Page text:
January 23, 2012

Two California River Stories

Our guest blogger is Kat Taylor, a part-time Intern with the Water Ethics Network, who has a background in indigenous land and water issues in NW Australia. She served as “Water Facilitator” for the Kimberly Land Council, an Aboriginal Corporation dedicated to “Getting back country, looking after country, and getting control of our future.” Kim is currently spending a year traveling around the United States, and along the way, she will be writing about the land and water issues. She sends us this report from Northern California:

The streams of Northern California hide stories. My first impression only took in their charm. This foreign traveler was tempted to assume their character is unchanging. But then, I started to talk to some locals people and learned two contrasting stories:

The first story was about the dams on the Feather River. The network of dams allows sections of river to be turned “on” and “off”. This ability was used in a novel in-situ study of the river bed; a
section of the river was temporarily emptied so a research scientist could examine the gravel. What a lucky researcher! Looking at the river, it seemed like strange magic. Imagine having the power to turn off the water like a giant's tap.

Over beers on a Chico front porch, I heard a contrasting tale. A local Tribe, the Winnemem Wintu, are in an ongoing struggle with the Forest Service. Unlike the researcher, they didn’t ask for the river to stop flowing. They applied for a section of the McCloud river to be temporarily closed to recreational boat traffic. Restricting boat access makes it much safer for the participants of Bałas Chonas (Coming of Age Ceremony). During Balas Chonas, the girls swim across the river. The Winnemem Wintu, who are not a “Federally recognized” tribe, have applied for river closure several times with varying levels of success. In 2006 the Forest Service closure was not granted and drunken boaters disturbed the ceremony. Full closure was granted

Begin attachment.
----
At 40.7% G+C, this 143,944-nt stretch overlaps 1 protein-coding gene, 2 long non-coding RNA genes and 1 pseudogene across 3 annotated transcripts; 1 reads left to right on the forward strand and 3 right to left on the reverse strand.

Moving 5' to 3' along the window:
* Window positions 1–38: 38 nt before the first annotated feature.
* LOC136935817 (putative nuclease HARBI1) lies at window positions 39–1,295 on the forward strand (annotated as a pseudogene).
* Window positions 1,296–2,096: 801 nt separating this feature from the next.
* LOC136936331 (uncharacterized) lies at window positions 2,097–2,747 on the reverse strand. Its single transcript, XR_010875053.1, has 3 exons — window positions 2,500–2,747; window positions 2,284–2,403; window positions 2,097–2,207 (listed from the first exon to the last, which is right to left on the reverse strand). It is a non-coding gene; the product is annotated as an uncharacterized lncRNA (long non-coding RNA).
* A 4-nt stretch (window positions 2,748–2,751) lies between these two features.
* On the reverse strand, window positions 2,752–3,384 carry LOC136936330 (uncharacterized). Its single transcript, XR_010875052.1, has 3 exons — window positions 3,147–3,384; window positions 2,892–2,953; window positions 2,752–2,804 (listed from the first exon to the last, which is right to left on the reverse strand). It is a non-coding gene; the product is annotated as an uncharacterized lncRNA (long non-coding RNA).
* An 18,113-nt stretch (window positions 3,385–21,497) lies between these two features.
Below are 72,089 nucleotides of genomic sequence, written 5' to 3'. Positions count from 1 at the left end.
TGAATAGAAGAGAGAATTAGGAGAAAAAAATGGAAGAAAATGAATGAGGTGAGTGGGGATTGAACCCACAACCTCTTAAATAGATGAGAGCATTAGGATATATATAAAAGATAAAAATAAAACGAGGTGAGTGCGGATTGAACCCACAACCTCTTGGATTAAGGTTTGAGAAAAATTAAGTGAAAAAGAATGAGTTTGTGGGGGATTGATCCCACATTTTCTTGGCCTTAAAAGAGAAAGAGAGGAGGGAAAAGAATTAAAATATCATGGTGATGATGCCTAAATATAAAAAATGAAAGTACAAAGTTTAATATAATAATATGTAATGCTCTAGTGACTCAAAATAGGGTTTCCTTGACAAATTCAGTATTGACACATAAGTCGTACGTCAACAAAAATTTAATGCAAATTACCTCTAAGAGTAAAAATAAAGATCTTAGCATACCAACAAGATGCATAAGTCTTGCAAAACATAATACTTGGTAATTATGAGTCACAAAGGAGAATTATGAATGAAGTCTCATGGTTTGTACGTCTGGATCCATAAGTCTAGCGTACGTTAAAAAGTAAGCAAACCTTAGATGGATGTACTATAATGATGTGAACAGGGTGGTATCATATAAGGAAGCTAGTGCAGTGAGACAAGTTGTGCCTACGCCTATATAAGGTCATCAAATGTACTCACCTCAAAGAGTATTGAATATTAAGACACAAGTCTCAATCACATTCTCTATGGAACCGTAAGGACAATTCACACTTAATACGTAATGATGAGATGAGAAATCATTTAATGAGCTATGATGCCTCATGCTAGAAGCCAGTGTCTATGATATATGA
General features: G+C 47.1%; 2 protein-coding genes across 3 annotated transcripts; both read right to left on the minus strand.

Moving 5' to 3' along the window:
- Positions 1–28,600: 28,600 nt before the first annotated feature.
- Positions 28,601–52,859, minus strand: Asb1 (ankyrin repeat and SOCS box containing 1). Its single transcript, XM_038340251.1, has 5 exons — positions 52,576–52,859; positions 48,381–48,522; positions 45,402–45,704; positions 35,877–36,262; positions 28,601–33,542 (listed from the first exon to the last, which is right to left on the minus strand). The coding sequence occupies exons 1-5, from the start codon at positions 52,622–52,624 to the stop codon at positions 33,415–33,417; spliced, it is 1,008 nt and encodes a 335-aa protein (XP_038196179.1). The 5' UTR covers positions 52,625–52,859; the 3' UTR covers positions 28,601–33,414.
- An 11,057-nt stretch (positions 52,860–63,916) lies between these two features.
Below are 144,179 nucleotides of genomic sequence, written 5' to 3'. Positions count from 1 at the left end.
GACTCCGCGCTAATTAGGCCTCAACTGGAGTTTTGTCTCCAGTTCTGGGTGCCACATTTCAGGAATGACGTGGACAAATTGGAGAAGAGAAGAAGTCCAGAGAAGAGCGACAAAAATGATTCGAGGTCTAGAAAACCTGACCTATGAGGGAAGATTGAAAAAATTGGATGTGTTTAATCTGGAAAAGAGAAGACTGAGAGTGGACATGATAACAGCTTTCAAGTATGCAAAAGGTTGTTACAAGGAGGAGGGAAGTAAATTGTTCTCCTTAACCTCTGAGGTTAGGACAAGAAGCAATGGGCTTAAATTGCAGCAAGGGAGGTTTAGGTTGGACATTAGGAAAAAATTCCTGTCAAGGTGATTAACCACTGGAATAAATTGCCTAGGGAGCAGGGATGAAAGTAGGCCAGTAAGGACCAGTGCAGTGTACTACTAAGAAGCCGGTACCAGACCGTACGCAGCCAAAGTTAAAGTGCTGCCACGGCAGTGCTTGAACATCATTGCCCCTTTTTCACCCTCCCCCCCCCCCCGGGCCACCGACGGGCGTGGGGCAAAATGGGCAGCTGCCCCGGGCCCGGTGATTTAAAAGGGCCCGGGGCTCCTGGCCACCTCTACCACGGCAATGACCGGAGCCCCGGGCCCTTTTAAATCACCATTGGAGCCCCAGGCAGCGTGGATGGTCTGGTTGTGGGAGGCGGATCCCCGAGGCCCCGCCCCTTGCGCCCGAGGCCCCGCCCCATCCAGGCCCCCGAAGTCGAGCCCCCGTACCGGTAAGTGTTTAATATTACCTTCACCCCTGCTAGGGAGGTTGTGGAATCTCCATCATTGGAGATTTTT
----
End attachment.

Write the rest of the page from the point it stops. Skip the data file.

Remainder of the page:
in 2010 and the ceremony took place in peace. In 2011 closure was not granted, so the ceremony was postponed to 2012. The Winnemem Wintu will campaign for full closure again this year.

These two stories say a lot about what is valued. Scientific understanding and its contribution towards healthier waterways is recognized as important. We value it so highly we will drastically alter the river flow itself, as contradictory as that sounds. The importance of maintaining cultural river health, on the other hand, does not have the same recognition. When we involve rivers in the most sacred aspects of our lives, we are drawn closer to Nature (and to each other). When cultural and spiritual values are recognized as having importance and legitimacy, perhaps we will see a shift in our relationship to water.